Atlassian’s popular workplace chat app HipChat, used by companies like Uber and Expedia, is getting team video chatting and screen sharing, starting today.
It might seem small, but it speaks to a big trend in tech. And it’s beating its rivals to the punch in a big way.
If you grabbed a random Silicon Valley entrepreneur by the shoulders and asked them the next big thing, they’d probably tell you “video.”
(Well, they’d probably tell you to let go of them. But I digress.)
- Apple has iPhone’s ubiquitous FaceTime
- Google has its new Duo video messaging app
- Facebook is filling your news feed with videos (and video ads).
- News organisations, including Business Insider, are redoubling their efforts around delivering content via digital video.
Which leaves one place in the world that’s been relatively untouched by the video phenomenon: The workplace. Your office might have a conference room that has an expensive telepresence rig, but when it comes to day-to-day, in-the-moment collaboration, it comes down to email and chat.
This trend presents big opportunity to relatively small players in the workplace chat market, especially $6 billion publicly traded Atlassian and its rival, the $4 billion startup darling Slack. If they can take the chat services that millions of workers are already using and add the video chat capabilities that are hot right now — boom.
That’s why, back in 2015, both Slack and Atlassian snapped up video chat startups ScreenHero and Jitsi, respectively, with the promise of building video straight into their chat apps. Back in March 2016, Slack announced that it was ready to start testing video chat, but so far, it’s only delivered audio.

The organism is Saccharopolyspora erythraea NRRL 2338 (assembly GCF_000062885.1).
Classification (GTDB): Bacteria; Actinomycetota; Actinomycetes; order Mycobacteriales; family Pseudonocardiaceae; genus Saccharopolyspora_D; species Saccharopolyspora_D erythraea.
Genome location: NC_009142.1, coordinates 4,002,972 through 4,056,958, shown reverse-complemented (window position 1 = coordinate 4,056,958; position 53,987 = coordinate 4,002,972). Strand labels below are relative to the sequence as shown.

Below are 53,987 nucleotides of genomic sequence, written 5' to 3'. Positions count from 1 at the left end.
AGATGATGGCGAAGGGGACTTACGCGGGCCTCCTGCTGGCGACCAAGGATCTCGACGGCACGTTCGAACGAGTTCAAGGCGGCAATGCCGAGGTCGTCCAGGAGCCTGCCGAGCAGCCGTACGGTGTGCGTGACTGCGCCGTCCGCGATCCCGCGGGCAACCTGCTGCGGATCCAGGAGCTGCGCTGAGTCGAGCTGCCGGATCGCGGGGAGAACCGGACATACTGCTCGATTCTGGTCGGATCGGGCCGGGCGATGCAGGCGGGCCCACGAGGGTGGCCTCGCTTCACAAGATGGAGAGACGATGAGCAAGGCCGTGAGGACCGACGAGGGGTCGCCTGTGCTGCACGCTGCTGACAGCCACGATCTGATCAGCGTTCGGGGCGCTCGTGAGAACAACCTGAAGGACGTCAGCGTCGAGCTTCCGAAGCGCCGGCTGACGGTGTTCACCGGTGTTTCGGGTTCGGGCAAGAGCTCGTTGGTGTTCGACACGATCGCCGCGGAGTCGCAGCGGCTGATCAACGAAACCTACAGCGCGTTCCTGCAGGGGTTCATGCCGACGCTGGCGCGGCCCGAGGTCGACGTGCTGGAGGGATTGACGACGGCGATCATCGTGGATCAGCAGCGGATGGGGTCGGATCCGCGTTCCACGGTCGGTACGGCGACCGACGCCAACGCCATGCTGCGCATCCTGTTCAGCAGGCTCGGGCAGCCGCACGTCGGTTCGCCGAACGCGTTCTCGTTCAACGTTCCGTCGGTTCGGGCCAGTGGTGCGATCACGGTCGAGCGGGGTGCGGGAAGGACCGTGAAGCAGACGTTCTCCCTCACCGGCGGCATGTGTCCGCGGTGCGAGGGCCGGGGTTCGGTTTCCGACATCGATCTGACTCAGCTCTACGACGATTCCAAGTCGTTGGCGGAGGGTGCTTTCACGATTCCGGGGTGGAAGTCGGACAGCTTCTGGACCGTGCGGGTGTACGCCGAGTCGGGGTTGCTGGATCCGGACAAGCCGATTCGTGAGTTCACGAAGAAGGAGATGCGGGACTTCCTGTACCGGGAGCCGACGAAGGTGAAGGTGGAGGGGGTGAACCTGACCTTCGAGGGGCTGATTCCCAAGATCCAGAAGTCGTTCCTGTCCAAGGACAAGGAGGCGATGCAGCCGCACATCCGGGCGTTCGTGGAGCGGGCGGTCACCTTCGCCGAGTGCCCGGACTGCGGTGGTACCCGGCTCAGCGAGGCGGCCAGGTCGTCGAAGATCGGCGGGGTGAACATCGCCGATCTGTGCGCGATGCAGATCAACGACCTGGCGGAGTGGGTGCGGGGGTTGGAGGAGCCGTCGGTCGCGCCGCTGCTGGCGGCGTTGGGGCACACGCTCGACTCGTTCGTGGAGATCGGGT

Today, Atlassian is officially the quickest on the draw, with the announcement that HipChat for PCs, Macs, and the browser is getting real, on-the-fly video conferencing that you can activate from your desk, based on the tech it got from Jitsi. It takes HipChat’s existing 1-to-1 video chat capabilities and adds support for multiple participants.
“Video is the most important frontier in chat right now,” says Steve Goldsmith, general manager of Atlassian’s HipChat chat software.
This is so important, Goldsmith says, because the rise of the remote workforce means you lose the ability to just spin around in your desk chair and ask a coworker a question. With HipChat’s new video chat capabilities, you get a “one-click escalate to face” that can gather a whole team for quick video check-ins or brainstorm sessions.
“The people in your office aren’t in your office anymore,” Goldsmith says.
And while products like Microsoft Skype and Google Hangouts both offer the same kind of video chat for the business user, Atlassian’s stance is that people spend the workdays already sitting in group chatrooms. Having to leave your chat app to go fumble for a Skype login breaks your workflow and simplifies everything.
The ultimate goal of the HipChat/Jitsi integration is both straightforward and ambitious. The same way that the smartphone made most of the stuff you can buy at RadioShack obsolete, Atlassian is looking to use HipChat to make complicated teleconferencing systems so cumbersome that companies will no longer need it.
That “Radioshacking,” as Goldsmith calls it, would put a lot of pressure on companies like Cisco, which do big business in selling those teleconferencing systems, alongside the complicated and expensive PBX phone systems that support them.
After all, stuff like the landline and the laptop, which used to be the pinnacles of executive excess in their own heyday, were eventually “democratized then replaced,” as Goldsmith puts it.
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